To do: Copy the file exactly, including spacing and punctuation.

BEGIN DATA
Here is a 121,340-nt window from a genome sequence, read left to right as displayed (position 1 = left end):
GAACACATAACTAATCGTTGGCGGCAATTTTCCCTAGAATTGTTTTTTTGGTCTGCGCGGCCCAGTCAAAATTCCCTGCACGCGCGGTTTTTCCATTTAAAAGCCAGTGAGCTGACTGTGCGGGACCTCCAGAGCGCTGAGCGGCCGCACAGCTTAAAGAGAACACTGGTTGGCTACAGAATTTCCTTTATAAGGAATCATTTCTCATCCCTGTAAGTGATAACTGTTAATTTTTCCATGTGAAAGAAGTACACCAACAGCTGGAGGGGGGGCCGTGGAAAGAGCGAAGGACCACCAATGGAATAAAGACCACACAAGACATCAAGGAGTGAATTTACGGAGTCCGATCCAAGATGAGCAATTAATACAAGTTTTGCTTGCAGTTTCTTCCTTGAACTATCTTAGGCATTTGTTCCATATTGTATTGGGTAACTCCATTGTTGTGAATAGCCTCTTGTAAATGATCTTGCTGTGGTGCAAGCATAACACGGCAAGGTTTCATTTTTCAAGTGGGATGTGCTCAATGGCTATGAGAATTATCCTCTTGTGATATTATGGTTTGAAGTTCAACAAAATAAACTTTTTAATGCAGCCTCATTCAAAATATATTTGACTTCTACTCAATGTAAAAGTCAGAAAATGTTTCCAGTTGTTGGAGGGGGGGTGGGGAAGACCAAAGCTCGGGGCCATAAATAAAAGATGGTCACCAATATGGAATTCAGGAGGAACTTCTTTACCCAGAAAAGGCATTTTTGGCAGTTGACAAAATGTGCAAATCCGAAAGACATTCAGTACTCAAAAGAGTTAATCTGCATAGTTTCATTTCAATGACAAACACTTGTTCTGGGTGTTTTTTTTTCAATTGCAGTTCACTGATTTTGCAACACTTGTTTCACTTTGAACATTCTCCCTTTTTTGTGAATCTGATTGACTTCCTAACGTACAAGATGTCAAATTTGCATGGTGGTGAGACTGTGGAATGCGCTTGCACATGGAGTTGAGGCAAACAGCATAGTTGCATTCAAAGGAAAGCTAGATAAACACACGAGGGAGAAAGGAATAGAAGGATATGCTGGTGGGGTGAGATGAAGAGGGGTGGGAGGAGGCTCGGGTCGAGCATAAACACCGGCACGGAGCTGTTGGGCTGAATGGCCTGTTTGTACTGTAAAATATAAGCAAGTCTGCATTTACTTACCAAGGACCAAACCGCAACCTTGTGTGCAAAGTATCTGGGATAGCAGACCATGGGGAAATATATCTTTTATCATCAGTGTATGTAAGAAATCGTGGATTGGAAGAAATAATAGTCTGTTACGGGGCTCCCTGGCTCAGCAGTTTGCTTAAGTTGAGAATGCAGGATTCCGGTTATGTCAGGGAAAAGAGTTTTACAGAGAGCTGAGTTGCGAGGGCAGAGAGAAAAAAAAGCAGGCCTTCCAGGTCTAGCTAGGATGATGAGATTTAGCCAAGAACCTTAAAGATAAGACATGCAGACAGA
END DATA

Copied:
Here is a 121,340-nt window from a genome sequence, read left to right as displayed (position 1 = left end):
GAACACATAACTAATCGTTGGCGGCAATTTTCCCTAGAATTGTTTTTTTGGTCTGCGCGGCCCAGTCAAAATTCCCTGCACGCGCGGTTTTTCCATTTAAAAGCCAGTGAGCTGACTGTGCGGGACCTCCAGAGCGCTGAGCGGCCGCACAGCTTAAAGAGAACACTGGTTGGCTACAGAATTTCCTTTATAAGGAATCATTTCTCATCCCTGTAAGTGATAACTGTTAATTTTTCCATGTGAAAGAAGTACACCAACAGCTGGAGGGGGGGCCGTGGAAAGAGCGAAGGACCACCAATGGAATAAAGACCACACAAGACATCAAGGAGTGAATTTACGGAGTCCGATCCAAGATGAGCAATTAATACAAGTTTTGCTTGCAGTTTCTTCCTTGAACTATCTTAGGCATTTGTTCCATATTGTATTGGGTAACTCCATTGTTGTGAATAGCCTCTTGTAAATGATCTTGCTGTGGTGCAAGCATAACACGGCAAGGTTTCATTTTTCAAGTGGGATGTGCTCAATGGCTATGAGAATTATCCTCTTGTGATATTATGGTTTGAAGTTCAACAAAATAAACTTTTTAATGCAGCCTCATTCAAAATATATTTGACTTCTACTCAATGTAAAAGTCAGAAAATGTTTCCAGTTGTTGGAGGGGGGGTGGGGAAGACCAAAGCTCGGGGCCATAAATAAAAGATGGTCACCAATATGGAATTCAGGAGGAACTTCTTTACCCAGAAAAGGCATTTTTGGCAGTTGACAAAATGTGCAAATCCGAAAGACATTCAGTACTCAAAAGAGTTAATCTGCATAGTTTCATTTCAATGACAAACACTTGTTCTGGGTGTTTTTTTTTCAATTGCAGTTCACTGATTTTGCAACACTTGTTTCACTTTGAACATTCTCCCTTTTTTGTGAATCTGATTGACTTCCTAACGTACAAGATGTCAAATTTGCATGGTGGTGAGACTGTGGAATGCGCTTGCACATGGAGTTGAGGCAAACAGCATAGTTGCATTCAAAGGAAAGCTAGATAAACACACGAGGGAGAAAGGAATAGAAGGATATGCTGGTGGGGTGAGATGAAGAGGGGTGGGAGGAGGCTCGGGTCGAGCATAAACACCGGCACGGAGCTGTTGGGCTGAATGGCCTGTTTGTACTGTAAAATATAAGCAAGTCTGCATTTACTTACCAAGGACCAAACCGCAACCTTGTGTGCAAAGTATCTGGGATAGCAGACCATGGGGAAATATATCTTTTATCATCAGTGTATGTAAGAAATCGTGGATTGGAAGAAATAATAGTCTGTTACGGGGCTCCCTGGCTCAGCAGTTTGCTTAAGTTGAGAATGCAGGATTCCGGTTATGTCAGGGAAAAGAGTTTTACAGAGAGCTGAGTTGCGAGGGCAGAGAGAAAAAAAAGCAGGCCTTCCAGGTCTAGCTAGGATGATGAGATTTAGCCAAGAACCTTAAAGATAAGACATGCAGACAGA